Of the three or four things that all human beings require in order to survive, rest always seems to be the first one thrown out the window.
I'm more familiar than I would like to admit with the groggy morning showers, the mid-afternoon energy slumps, and the lashing out at others in the name of stress and exhaustion. Young people, especially young people in college, seem to be at the center of this lack-of-sleep epidemic. (Maybe I feel this way because it's the world that I live in, or maybe because it's simply true.) My friends and peers at Sarah Lawrence, while extremely unique and different from each other, seem to always have one common trait: we are tired.
The source of this tiredness is, of course, our busyness and, for young people at least, our desire to continue doing more and doing better. That desire isn't inherently bad; it speaks to our passion and commitment to changing the world and being the best at what we do. Striving for excellence has led the world-changers of the past to be just that: world-changers. This excellence is a good and honest goal, especially when spread across the many disciplines, subject areas, and interests of my generation. It's the striving that I'm not so sure about anymore.
The one course that has taught me the most at Sarah Lawrence is the one in which I've done the least. For the past two years, every Tuesday morning, I have hidden away in a sunny room on the top floor of our theatre building with my favorite professor while my classmates and I have learned how to stop trying. This class is a part of my theatre program, yes. It's branded as a movement class (although we don't do much moving) but it has taught me much more about my heart and my mind than about how to create art onstage or how to use my body efficiently (though the class has taught me those things as well).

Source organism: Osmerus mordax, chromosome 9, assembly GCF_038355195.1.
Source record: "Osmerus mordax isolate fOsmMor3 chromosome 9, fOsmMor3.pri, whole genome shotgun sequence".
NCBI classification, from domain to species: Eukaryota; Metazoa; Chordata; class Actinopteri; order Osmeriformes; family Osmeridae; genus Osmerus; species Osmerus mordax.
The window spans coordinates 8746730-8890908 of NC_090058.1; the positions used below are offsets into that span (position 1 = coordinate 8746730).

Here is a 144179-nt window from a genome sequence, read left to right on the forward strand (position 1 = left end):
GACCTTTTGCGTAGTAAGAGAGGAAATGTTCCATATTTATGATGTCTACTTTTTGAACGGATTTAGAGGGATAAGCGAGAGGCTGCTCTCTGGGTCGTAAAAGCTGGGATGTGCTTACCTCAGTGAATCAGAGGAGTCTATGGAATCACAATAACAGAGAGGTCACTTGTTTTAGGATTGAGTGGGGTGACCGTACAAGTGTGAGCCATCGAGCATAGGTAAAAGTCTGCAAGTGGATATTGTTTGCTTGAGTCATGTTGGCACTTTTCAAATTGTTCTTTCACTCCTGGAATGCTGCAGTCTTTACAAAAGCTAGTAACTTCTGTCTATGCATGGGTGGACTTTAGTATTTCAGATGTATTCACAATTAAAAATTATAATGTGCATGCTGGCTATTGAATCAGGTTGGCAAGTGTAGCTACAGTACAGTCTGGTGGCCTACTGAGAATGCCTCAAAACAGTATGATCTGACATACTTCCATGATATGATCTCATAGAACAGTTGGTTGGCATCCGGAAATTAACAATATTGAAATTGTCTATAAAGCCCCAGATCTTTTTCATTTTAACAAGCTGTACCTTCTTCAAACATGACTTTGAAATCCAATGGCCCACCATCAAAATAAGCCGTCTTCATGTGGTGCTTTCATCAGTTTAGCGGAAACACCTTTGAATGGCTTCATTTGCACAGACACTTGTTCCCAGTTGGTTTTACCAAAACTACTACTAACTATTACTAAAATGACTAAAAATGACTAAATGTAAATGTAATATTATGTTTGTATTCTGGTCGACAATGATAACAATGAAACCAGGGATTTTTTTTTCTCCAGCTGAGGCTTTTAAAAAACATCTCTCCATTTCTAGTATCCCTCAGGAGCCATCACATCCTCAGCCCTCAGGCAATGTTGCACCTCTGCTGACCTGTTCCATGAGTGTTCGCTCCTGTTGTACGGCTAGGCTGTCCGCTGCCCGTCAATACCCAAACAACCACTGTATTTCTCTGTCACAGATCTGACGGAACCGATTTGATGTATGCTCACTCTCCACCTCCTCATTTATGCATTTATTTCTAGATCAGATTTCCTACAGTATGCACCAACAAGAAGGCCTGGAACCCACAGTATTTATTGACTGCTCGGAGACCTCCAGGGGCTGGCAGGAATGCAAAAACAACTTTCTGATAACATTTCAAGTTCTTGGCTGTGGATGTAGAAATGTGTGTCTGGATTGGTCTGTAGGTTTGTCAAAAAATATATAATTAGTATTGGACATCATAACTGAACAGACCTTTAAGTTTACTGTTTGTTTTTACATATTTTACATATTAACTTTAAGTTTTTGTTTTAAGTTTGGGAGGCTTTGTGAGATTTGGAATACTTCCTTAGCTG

In this course, I've finally learned and internalized that I don't need to work so hard. None of us do. Separating the passion I have for doing the things I love and am called to do with excellence from the tense, teeth-gritted striving makes all the difference. Nothing that I have ever done with painful, begrudged labor has been half as rewarding or excellent than the things I have simply allowed and trusted. Work is not evil. Work is rewarding, shaping, and strengthening.
Forceful, tense striving, however...again, I'm not so convinced.
After the stress and exhaustion of this year of school, my body and my mind have needed some time to actually put what I've been taught in this class for the past two years into practice. So, for the last few weeks I've been resting with intention. I've been feeding my body and my soul with the things it has needed but lacked for so long: exercise, sunlight, good stories from books and movies, sleep. And I've finally flipped the scale of importance from being productive to simply being whole.
On the first day of summer vacation, a friend of mine asked me to share with her my goals for the break. I was taken rather off-guard; in completely honesty, I hadn't really thought about it. Or, at least, what I had thought about didn't seem like a goal that was worth sharing. The goal I had is simple: I promised myself that this summer I would not do anything that I didn't want to do. I would take care of myself, love myself, and rest. I would remove the pressure of all the "I should..."s that had weighed on me all year, and I would let my body and my heart feel what they wanted to feel and do what they wanted to do. I would feed my soul with the sleep, the stories, and the nourishment that it needs. I would feel strong again, because I would be focused solely on being whole.
I have since made other goals for this break, of course. But most of the new goals are in service of this first goal, this promise I made to myself in mid-May.
I know my time of rest can't last forever; in just two weeks, I'll be heading to North Carolina for an internship where I'll be working every day for five weeks straight. And this time of rest really shouldn't last forever. The need for productivity will return once again when I'm put under the pressure of a new school year, a new job, and the ominous promise of life after graduation.
But, every once in awhile, a brief pause, an intermission, for rest is absolutely necessary, even if only just to remind us that we do not need to strive and that being whole is truly the most important thing.